Last updated: April 10, 2015
Remember acid rain? Ever wondered if it's still around? Acid rain has not gone away, but it has gotten somewhat better.
Acid rain is a threat to both natural areas and to our national monuments and memorials. Many monuments are made from limestone, marble, and bronze-materials that can be altered or slowly dissolved by acid precipitation. "Slowly" is the key word of course. No one expects the Washington Monument to melt into a toothpick, but acid rain damage may slowly add up for our beloved icons.
What Exactly is Acid Rain?
Acid rain is rain that contains nitrogen and sulfur oxides washed out of the air. When these oxides mix with water, they create weak acids that lower the pH of rainwater (and snow, fog, or dew too). Liquids with a pH less than 7 are acidic, and those with a pH greater than 7 are alkaline (or basic). "Clean" or unpolluted rain has a slightly acidic pH of 5.6, while acid rain can have a pH as low as 4.
Washington, D.C.'s Rain is Better, But Still Has a Ways to Go
In 1997, the average rain pH around Washington, D.C. was between 4.2 and 4.4.
Now, thanks in part to federal regulations that limit the amount of nitrogen and sulfur oxides that industries produce, the pH of rain in Washington, D.C. has improved. In 2010, the average pH of rain around Washington, D.C. was 4.8 to 4.9. You can see evidence of acid rain's effects in several spots on the National Mall.
When acids in polluted air react with calcite, a calcium-containing mineral in marble and limestone, the calcite dissolves. In exposed areas of buildings and statues, acid rain effects show up as roughened surfaces instead of smooth ones, as pits and pocks where material was removed, and as a loss of carved details. Stone surface material may be lost all over or only in spots that are more reactive.
Sheltered areas on limestone and marble buildings and monuments that rain does not directly touch are at risk too. Sulfur dioxide gas in the air still reacts with calcite in stone, creating black crusts that sometimes peel off, revealing crumbling stone beneath. The black crust is primarily made of the mineral gypsum, which is normally washed away from exposed surfaces by rain. Gypsum is white, but the crystals trap particles of dirt and pollutants as they form, so the crust looks black.
Cleaning the Jefferson Memorial's volutes
Thomas Jefferson Memorial
One of the striking effects acid precipitation is having on the marble in the Thomas Jefferson Memorial is the loss of silicate mineral inclusions in the marble columns as the calcite matrix holding them together is dissolved. Close examination of the grooves on the columns shows glittery flakes of mica and sometimes grains of pyrite. Loss of material has resulted in a weakening of the stone. In order to prevent stone from falling, ties were placed around the volutes, the scrolls atop the columns, to support them. Before restoration work in 2004, black crusts were visible on the column capitals (tops) that are sheltered from rain and from regular washing of the monument. Black crusts can be removed by intermittent water misting, which softens the crust allowing it to be carefully removed.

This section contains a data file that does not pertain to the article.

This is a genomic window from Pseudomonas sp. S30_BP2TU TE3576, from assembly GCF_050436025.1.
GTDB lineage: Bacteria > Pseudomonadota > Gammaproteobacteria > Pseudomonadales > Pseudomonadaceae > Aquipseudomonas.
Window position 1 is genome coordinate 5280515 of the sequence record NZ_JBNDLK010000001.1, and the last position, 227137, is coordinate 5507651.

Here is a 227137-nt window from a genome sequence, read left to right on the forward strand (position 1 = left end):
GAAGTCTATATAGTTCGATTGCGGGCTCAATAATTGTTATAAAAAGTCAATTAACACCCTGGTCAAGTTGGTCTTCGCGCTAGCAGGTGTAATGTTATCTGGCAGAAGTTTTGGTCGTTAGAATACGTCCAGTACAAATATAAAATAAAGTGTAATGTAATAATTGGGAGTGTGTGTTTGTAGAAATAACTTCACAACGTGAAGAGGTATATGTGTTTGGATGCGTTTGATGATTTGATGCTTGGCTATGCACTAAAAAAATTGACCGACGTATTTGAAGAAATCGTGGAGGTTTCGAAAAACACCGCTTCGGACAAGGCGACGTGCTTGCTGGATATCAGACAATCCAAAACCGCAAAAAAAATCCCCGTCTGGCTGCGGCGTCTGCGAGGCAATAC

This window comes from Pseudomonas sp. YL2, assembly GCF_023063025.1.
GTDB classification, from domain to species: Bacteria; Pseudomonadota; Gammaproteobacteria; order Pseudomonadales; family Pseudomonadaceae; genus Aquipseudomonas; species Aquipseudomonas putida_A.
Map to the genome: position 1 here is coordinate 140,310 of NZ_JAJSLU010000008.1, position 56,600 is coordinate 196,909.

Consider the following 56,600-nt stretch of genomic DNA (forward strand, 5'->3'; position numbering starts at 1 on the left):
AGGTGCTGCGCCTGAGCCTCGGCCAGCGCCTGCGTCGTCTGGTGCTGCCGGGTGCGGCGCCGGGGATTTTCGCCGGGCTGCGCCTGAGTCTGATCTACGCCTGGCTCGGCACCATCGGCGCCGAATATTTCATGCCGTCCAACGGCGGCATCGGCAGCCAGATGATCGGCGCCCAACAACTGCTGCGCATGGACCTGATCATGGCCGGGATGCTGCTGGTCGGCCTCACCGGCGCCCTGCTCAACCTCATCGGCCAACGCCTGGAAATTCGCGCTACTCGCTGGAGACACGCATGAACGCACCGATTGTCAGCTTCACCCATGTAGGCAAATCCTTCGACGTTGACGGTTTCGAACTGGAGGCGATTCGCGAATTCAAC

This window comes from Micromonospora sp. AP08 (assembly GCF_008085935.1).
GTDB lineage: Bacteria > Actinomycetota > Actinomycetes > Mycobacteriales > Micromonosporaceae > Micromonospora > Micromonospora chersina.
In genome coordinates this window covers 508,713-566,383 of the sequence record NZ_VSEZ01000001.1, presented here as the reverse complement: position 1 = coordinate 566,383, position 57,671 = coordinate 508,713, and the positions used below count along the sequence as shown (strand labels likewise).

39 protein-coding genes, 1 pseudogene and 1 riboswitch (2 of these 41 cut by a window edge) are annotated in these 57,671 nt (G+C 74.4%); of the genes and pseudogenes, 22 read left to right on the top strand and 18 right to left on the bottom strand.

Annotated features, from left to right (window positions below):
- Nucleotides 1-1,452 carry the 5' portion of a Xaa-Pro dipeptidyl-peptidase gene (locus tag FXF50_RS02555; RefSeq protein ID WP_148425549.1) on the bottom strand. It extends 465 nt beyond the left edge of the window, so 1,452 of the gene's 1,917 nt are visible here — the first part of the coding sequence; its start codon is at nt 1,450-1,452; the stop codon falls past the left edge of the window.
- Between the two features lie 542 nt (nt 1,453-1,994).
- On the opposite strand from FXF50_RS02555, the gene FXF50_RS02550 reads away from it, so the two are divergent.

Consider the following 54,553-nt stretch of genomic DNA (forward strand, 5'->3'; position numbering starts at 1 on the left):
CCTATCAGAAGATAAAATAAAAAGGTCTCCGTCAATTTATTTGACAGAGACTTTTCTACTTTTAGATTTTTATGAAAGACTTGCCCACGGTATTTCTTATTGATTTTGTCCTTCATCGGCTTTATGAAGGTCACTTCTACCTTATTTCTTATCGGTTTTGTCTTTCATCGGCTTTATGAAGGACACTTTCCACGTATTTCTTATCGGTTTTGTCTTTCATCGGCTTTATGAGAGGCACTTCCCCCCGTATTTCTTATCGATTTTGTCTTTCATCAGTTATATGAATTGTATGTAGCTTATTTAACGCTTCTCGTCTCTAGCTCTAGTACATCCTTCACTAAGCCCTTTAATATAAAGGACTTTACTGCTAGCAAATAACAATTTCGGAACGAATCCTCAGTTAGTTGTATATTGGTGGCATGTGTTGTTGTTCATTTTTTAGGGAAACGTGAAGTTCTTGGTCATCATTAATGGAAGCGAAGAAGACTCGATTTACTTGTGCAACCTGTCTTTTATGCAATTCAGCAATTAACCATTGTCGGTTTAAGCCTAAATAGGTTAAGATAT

The Ulysses S. Grant Memorial
The Ulysses S. Grant Memorial, across the street from the Capitol Building, shows the effects that acid rain has on bronze, a metal alloy consisting of copper and a small amount of tin. The green stains on the statue's marble pedestal come from dissolved and oxidized copper as it runs down from the statue to the ground. The statues show typical deterioration of bronzes in an urban outdoor environment. Similar to stone, areas that do not receive a regular wash from rain trap particles of dirt and pollutants resulting in disfiguring streaks. The NPS's specially trained statue preservation crew periodically washes the bronze statues of the National Mall and Memorial Parks with a conservation detergent and applies a microcrystalline wax to a surface heated with torches. The wax protects the metal for one to two years, depending on exposure, and is easily renewed. (In 2011, the Ulysses S. Grant Memorial was transferred to the care of the Architect of the Capitol.)
Green streaks are evidence of acid rain's effect on the Ulysses S. Grant Memorial
Beyond the National Mall
Acid rain affects natural areas too, especially lakes, streams, and watersheds. It changes water chemistry in ways that can affect algae, fish, aquatic plants, frogs, salamanders, and other aquatic creatures. For example, acidic pH levels in lake and stream waters cause naturally-occurring aluminum compounds to become more toxic to fish and amphibians.Trees and other plants can exhibit visible death of plant tissue, break down of the waxy covering on leaves, faster leaching of leaf nutrients, and conifers (like pines) can show reduced seed sprouting and seedling growth. Some lichens are also especially sensitive to acid rain.
What You Can Do to Help
It is important to do your part and help limit the creation of the chemicals that cause acid rain. Nitrogen oxides ("nox") and sulfur oxides ("sox") are produced in small amounts naturally but in large amounts by power plants and industries. Nox is also produced by vehicle exhaust, oil and gas production, fertilized crops, livestock production, and municipal and residential activities. To reduce your impact, you can cut down on activities that produce these chemicals.
Thanks for joining us in caring for these special monuments and memorials that make our National Mall great.
Acid rain effects on the National Mall:
Acid rain in the Washington, D.C. area:
Fossils in the Washington, D.C. area: